Do not save what is left after spending; instead spend what is left after saving’
— Warren Buffet
While it is an exceptional advice from the “Oracle of Omaha” and something that everyone must do, this article takes it beyond the much-talked-about “saving before spending” principle and forays into the new age idea of “saving while spending.”
These are the savings that one can accumulate throughout the month and are, of course, over what one has already set aside at the beginning of the month as advised by Buffet. We are talking about the art of using deals, discounts, cashbacks and other offers to save some extra bucks every month.
From groceries to movie tickets, phone and utility bills to spending on fuel and eating out: there are discount and cashback deals available for almost every purchase one makes throughout the month. Then there are several rewarding credit card programs and online payment apps that reward every other transaction with some cashback to the wallet, or sometimes even directly into the user’s bank account.
Now it is all about how well one can manage their expenses in a way that takes the most advantage of such offers without letting impulse buying get in the way.
Of course the big question is if it is all worth it and if one can actually save a significant amount by using such offers? Or would one end up spending more than they actually save, as it often happens with big discount sales at the shopping malls?
Dr Swati Mantri, Assistant Professor of Sociology, Sharda University, frequently avails such offers stated, one can save a good amount of money as long as they manage their expenses smartly. She feels “saving money while spending” allows her to save something extra every month.
“I buy my groceries on the BigBasket app, which offers products at quite a discount. Then I use my Citi Bank credit card for the payment, which fetches me another 20 per cent cashback straight to the card, which is over and above the app discounts,” she said.
Using all these offers from apps like Zomato, BookMyShow and the likes, one can easily save at least 10-15 per cent of their monthly expenses, which is no small amount. The only thing one needs to keep in mind is that they should use such offers for only those expenses that they make anyway.
However, Narasimha Kumar, CEO, Akshaya Money Management, negates such attitude despite cashbacks and discounts saving some extra money because, “Sellers give ‘cashbacks’ or ‘discounts’ to onboard new customers and encourage repeat purchases. In a typical cashback, the seller returns a part of the value to the consumer. However, in the long term, this is more beneficial to the seller than the consumer.”
He further explained, many apps and retailers announce 100 per cent cashback schemes and a customer may go overboard while shopping. “But in order to redeem such offers, often customers need to make a future purchase from the same seller. To make the deal efficient the customer has to inevitably shop again, since they have already paid a part of the cost.”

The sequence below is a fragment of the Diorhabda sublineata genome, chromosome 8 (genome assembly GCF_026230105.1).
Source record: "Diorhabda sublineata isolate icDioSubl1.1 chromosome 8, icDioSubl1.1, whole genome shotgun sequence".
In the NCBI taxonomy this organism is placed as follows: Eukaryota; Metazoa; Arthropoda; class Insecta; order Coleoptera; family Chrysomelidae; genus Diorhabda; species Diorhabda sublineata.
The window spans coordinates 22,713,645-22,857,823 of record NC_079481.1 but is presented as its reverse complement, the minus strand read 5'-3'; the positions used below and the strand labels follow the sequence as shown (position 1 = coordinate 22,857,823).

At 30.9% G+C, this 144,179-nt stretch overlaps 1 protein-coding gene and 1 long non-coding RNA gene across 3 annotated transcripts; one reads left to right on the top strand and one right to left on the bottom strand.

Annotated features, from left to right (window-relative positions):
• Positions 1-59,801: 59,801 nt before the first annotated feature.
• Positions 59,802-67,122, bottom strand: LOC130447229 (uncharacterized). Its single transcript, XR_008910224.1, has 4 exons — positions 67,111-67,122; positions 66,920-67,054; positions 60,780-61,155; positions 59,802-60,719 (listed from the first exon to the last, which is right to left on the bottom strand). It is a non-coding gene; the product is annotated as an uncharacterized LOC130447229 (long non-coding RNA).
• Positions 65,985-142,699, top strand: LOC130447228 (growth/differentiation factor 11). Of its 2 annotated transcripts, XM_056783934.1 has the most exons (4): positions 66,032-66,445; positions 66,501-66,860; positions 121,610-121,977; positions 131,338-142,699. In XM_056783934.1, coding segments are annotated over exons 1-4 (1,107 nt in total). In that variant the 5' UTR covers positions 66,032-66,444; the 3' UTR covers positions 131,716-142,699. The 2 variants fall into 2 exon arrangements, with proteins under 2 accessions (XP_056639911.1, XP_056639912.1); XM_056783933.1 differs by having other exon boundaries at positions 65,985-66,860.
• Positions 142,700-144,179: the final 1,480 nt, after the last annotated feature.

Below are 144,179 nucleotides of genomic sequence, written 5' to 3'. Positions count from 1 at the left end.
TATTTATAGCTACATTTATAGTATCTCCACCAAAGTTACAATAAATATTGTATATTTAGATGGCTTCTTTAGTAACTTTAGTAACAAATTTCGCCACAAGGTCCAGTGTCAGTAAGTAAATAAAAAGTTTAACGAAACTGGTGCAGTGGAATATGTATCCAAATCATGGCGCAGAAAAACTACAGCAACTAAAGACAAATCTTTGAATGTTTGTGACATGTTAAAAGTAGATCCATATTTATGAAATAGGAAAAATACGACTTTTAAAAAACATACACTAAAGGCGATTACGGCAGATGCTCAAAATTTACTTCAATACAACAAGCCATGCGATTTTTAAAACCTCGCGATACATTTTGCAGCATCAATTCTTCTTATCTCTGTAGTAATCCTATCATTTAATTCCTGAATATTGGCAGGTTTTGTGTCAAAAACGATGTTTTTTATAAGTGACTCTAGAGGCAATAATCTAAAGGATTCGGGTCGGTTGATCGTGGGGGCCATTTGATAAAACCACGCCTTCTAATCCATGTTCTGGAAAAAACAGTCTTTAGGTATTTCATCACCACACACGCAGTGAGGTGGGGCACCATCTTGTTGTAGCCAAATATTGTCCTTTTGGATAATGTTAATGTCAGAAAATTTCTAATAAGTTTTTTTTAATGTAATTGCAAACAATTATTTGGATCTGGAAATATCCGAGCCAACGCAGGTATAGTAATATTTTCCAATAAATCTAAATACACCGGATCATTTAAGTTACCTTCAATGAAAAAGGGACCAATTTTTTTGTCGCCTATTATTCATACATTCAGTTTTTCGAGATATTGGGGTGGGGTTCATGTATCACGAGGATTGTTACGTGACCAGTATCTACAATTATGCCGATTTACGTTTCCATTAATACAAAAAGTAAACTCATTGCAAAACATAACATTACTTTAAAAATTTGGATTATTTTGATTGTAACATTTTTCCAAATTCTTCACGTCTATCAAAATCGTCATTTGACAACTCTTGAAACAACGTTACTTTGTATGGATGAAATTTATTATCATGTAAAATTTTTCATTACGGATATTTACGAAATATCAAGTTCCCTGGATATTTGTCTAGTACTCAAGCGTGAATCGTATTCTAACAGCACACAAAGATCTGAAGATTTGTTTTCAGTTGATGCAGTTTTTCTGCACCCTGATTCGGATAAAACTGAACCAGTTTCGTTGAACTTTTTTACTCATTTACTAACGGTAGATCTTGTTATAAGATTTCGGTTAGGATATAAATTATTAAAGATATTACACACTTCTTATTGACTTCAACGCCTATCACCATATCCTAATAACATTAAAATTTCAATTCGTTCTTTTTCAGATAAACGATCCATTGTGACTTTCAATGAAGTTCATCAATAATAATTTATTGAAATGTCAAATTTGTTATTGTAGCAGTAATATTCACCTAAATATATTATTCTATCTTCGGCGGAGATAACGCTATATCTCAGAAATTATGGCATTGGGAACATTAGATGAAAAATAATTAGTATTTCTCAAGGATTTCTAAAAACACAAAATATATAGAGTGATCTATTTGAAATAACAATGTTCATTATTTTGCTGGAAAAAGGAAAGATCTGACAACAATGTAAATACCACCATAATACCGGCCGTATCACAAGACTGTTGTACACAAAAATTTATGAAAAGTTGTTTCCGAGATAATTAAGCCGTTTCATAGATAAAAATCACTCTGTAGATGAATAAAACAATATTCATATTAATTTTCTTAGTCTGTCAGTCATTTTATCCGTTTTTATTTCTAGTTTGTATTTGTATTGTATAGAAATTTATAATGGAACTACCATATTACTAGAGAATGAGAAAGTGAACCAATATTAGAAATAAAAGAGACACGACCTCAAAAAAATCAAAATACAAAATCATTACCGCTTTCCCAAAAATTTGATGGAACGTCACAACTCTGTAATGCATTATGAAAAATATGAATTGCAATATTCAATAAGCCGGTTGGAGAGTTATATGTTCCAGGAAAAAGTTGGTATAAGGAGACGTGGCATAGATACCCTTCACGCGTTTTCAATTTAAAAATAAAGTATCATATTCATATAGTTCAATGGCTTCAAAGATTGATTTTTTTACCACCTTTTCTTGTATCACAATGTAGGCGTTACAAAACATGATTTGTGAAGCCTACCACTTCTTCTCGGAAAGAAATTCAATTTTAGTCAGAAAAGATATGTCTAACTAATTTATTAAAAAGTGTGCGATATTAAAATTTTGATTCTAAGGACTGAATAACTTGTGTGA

However, Kumar admitted that through a careful and smart planning of expenses, one can actually save some money. “First of all, it is important to make a list of things that you really need. When offers throw up, customers can see what items on their list are on sale or available in cashback offers and then buy them as opposed to buying things that are on offer but not actually needed.
Also, since cashbacks and offers are regular and in many brands, it is better to choose a particular time of the year or month when you want to avail these. This leads to disciplined purchases and savings. For example deals on groceries and food every month,” he added.
Surender Pal, Head of Retail, Kalpataru, said the discount and cashback culture is becoming inherent to the Indian retail sector and the perceived savings have a psychological impact on buyers and encourage them to opt for aspirational purchases. “There is definitely money saved by the consumer. Whether this money is used to buy more or goes into the individual’s savings depends on their financial status. Most consumers have an amount set aside as per budget for various purchases, what is saved due to cashback is most likely to be used to buy more. You have cashback on grocery purchases, movie tickets, fuel, and use of select bank cards, which save money,” he further said. Pal added that to make the most of these offers, one needs to first analyse how much they usually spend on various items in a month and then they can buy the same goods during the discount period.
Ankit Rastogi, Vice President Accomodation and Activities, Cleartrip, warns against such offers as they are changing consumer behavior and giving rise to several alarming trends including a drastic increase in impulse shopping.
He added that there needs to be a healthier balance between online and offline shopping. “Offline shopping might be slightly costlier than online shopping, but it is not as vulnerable to impulsiveness. Online is more convenient and makes certain products more affordable, but practices such as deep discounting lead to consumers devoting a lot of time and effort in hunting for the best deal,” Rastogi said.
He added that impulsive online purchases also make people less inclined to follow the four principles of sustainability —refuse, reduce, recycle, and reuse,which has a direct impact on our environment.
So is it really possible to save while spending? Today’s retail market offers ample opportunities for a smart and a disciplined buyer to do that, but for those who are easily lured by deals and discounts, setting aside money at the beginning of every month, or even resorting to the tried and tested SIP plans, would be the best way to achieve it.